India’s October factory growth at decade high as demand bounces back

India’s factory activity expanded at its fastest pace in over a decade in October as demand and output continued to recover strongly from coronavirus-related disruptions, but firms cut more jobs, a private survey showed.

FILE PHOTO: A worker welds steel pipes to make a counter at a steel furniture manufacturing unit in Ahmedabad, India September 1, 2016. REUTERS/Amit Dave

Asia’s third-largest economy is healing after shrinking a record 23.9% in the April-June quarter. The Indian government has removed most restrictions imposed to control the spread of the virus, though infections continue to climb and now number over 8 million people.

The Nikkei Manufacturing Purchasing Managers’ Index INPMI=ECI, compiled by IHS Markit, rose to 58.9 in October from September’s 56.8. The reading was the highest since May 2010 and above the 50-level separating growth from contraction for the third straight month.

“Levels of new orders and output at Indian manufacturers continued to recover from the COVID-19 induced contractions seen earlier in the year,” said Pollyanna De Lima, economics associate director at IHS Markit.

“Companies were convinced that the resurgence in sales will be sustained in coming months, as indicated by a strong upturn in input buying amid restocking efforts.”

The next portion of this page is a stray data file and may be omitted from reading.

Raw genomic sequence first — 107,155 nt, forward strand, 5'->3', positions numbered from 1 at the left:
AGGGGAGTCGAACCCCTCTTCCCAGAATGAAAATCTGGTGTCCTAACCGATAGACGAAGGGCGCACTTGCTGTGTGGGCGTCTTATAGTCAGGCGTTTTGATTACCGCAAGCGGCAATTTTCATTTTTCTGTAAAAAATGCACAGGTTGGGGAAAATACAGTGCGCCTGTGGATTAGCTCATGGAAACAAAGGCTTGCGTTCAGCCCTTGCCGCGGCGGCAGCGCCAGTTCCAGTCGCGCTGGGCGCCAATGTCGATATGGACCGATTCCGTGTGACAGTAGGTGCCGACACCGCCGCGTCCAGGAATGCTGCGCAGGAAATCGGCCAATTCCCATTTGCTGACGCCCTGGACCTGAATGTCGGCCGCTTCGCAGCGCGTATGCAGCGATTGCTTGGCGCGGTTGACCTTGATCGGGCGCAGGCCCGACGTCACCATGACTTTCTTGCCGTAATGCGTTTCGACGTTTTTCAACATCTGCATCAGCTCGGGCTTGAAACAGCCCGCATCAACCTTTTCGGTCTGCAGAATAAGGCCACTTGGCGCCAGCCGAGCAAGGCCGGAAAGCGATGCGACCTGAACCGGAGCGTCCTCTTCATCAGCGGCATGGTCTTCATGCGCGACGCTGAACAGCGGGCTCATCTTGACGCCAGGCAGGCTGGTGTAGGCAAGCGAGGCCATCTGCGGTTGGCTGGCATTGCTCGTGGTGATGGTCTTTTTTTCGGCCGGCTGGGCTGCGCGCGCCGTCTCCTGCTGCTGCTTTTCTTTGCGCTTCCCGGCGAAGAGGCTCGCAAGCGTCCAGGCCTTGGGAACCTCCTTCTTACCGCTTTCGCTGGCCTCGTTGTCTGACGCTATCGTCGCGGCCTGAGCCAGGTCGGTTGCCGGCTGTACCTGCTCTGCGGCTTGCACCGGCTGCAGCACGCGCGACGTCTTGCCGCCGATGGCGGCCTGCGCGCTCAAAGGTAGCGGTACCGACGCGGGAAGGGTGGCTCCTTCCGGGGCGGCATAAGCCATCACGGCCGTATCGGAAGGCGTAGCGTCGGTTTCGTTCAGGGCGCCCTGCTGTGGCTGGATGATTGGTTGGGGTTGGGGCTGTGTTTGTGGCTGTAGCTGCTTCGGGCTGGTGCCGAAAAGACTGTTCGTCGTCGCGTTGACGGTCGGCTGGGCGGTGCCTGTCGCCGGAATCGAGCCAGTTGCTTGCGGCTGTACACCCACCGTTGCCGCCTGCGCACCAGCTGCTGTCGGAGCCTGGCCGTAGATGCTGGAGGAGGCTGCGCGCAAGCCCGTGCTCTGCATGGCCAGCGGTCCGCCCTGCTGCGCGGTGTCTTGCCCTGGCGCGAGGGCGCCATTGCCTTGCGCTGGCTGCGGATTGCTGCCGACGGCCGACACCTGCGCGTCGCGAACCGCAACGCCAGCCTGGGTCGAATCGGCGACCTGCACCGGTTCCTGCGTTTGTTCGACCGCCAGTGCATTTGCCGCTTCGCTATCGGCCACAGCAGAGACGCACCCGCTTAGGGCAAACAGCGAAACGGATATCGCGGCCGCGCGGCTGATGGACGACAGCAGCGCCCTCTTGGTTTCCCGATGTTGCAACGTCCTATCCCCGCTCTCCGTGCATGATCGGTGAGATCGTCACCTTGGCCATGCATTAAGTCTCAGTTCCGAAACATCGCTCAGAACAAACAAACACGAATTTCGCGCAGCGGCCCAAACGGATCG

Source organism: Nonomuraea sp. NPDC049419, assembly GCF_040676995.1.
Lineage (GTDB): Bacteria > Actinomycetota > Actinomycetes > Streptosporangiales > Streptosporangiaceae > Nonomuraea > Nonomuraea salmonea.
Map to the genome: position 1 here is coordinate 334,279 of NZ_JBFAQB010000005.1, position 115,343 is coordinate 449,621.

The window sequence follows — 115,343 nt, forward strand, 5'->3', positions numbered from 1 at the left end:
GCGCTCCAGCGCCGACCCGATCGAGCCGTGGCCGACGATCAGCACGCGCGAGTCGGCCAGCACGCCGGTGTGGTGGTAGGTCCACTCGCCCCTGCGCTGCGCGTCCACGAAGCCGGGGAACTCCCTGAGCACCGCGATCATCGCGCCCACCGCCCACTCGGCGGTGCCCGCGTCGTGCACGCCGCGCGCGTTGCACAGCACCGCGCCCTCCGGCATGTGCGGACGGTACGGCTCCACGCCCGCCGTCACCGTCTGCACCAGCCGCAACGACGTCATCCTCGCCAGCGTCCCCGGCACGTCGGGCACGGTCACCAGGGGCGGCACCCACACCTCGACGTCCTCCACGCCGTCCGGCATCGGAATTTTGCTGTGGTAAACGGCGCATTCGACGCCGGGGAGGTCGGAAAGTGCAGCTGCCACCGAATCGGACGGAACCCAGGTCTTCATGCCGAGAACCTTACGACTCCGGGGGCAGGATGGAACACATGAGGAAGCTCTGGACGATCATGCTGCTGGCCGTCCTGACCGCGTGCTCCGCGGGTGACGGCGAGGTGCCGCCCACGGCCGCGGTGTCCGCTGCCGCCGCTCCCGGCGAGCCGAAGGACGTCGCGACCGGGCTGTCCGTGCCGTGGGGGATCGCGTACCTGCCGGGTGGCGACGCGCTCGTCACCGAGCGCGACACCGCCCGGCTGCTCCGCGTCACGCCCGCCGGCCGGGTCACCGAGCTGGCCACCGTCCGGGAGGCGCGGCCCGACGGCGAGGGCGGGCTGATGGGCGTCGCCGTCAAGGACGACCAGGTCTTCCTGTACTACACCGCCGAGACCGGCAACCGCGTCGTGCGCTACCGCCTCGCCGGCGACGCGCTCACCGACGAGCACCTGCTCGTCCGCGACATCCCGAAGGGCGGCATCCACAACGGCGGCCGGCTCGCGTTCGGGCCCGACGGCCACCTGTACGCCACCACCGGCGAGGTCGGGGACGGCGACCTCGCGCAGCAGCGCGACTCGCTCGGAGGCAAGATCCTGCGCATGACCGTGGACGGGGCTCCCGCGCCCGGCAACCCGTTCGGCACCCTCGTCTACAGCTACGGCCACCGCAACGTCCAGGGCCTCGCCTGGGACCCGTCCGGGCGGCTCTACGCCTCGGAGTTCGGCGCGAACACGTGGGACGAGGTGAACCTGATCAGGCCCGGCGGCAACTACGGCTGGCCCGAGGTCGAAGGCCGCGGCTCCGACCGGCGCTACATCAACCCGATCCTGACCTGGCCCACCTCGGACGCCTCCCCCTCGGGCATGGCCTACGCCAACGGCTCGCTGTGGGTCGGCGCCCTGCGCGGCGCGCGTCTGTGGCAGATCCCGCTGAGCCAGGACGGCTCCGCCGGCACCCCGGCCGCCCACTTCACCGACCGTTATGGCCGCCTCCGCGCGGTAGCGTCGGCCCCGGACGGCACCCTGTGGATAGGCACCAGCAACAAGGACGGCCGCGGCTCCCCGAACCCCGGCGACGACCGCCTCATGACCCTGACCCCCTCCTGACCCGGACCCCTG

Both output and new orders, which tracks overall demand, grew at their sharpest rates in more than 12 years and foreign demand expanded at its quickest pace since December 2014.

But firms cut staff for the seventh month in a row, a streak not witnessed since the survey began in 2005, signaling a quick recovery in the consumer-driven economy may be a distant possibility.

Input and output prices increased at a faster pace last month, although most of the burden of rising price pressures was carried by firms.

That could lead overall retail inflation, which rose to an eight-month high of 7.34% in September, to remain above the Reserve Bank of India’s medium-term target of 2-6% in coming months, reducing the chances of further easing by the central bank. (Full Story)

However, business optimism about the coming 12 months increased to its highest level since August 2016.

“Confidence towards the year-ahead outlook for production improved as firms hoped that fewer COVID-19 cases and the reopening of other businesses could boost output growth,” added De Lima.

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